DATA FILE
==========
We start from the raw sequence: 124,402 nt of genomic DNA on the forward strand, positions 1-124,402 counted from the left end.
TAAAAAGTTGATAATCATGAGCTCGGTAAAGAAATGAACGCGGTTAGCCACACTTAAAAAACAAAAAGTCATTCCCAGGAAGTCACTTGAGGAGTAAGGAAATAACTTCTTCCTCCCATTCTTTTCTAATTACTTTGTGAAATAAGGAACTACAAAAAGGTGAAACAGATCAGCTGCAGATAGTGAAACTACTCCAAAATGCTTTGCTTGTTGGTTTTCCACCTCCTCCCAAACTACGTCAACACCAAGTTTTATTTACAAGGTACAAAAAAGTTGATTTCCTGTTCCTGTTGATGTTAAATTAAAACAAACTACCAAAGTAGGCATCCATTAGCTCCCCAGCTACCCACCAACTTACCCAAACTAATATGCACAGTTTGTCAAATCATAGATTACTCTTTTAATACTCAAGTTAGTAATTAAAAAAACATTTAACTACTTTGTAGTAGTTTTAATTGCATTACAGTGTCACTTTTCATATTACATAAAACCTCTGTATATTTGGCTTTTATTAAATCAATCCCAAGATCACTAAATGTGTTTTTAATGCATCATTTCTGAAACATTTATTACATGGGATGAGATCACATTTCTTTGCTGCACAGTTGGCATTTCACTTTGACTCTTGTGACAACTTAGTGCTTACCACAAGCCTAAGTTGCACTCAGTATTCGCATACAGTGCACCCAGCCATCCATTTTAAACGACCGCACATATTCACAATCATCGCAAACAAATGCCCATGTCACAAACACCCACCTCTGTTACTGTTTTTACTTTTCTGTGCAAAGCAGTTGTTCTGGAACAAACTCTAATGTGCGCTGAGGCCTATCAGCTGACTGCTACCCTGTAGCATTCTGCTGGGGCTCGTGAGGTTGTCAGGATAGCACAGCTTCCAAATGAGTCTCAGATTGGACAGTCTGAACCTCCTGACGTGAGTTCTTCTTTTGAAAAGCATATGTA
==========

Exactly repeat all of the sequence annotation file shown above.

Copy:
We start from the raw sequence: 124,402 nt of genomic DNA on the forward strand, positions 1-124,402 counted from the left end.
TAAAAAGTTGATAATCATGAGCTCGGTAAAGAAATGAACGCGGTTAGCCACACTTAAAAAACAAAAAGTCATTCCCAGGAAGTCACTTGAGGAGTAAGGAAATAACTTCTTCCTCCCATTCTTTTCTAATTACTTTGTGAAATAAGGAACTACAAAAAGGTGAAACAGATCAGCTGCAGATAGTGAAACTACTCCAAAATGCTTTGCTTGTTGGTTTTCCACCTCCTCCCAAACTACGTCAACACCAAGTTTTATTTACAAGGTACAAAAAAGTTGATTTCCTGTTCCTGTTGATGTTAAATTAAAACAAACTACCAAAGTAGGCATCCATTAGCTCCCCAGCTACCCACCAACTTACCCAAACTAATATGCACAGTTTGTCAAATCATAGATTACTCTTTTAATACTCAAGTTAGTAATTAAAAAAACATTTAACTACTTTGTAGTAGTTTTAATTGCATTACAGTGTCACTTTTCATATTACATAAAACCTCTGTATATTTGGCTTTTATTAAATCAATCCCAAGATCACTAAATGTGTTTTTAATGCATCATTTCTGAAACATTTATTACATGGGATGAGATCACATTTCTTTGCTGCACAGTTGGCATTTCACTTTGACTCTTGTGACAACTTAGTGCTTACCACAAGCCTAAGTTGCACTCAGTATTCGCATACAGTGCACCCAGCCATCCATTTTAAACGACCGCACATATTCACAATCATCGCAAACAAATGCCCATGTCACAAACACCCACCTCTGTTACTGTTTTTACTTTTCTGTGCAAAGCAGTTGTTCTGGAACAAACTCTAATGTGCGCTGAGGCCTATCAGCTGACTGCTACCCTGTAGCATTCTGCTGGGGCTCGTGAGGTTGTCAGGATAGCACAGCTTCCAAATGAGTCTCAGATTGGACAGTCTGAACCTCCTGACGTGAGTTCTTCTTTTGAAAAGCATATGTA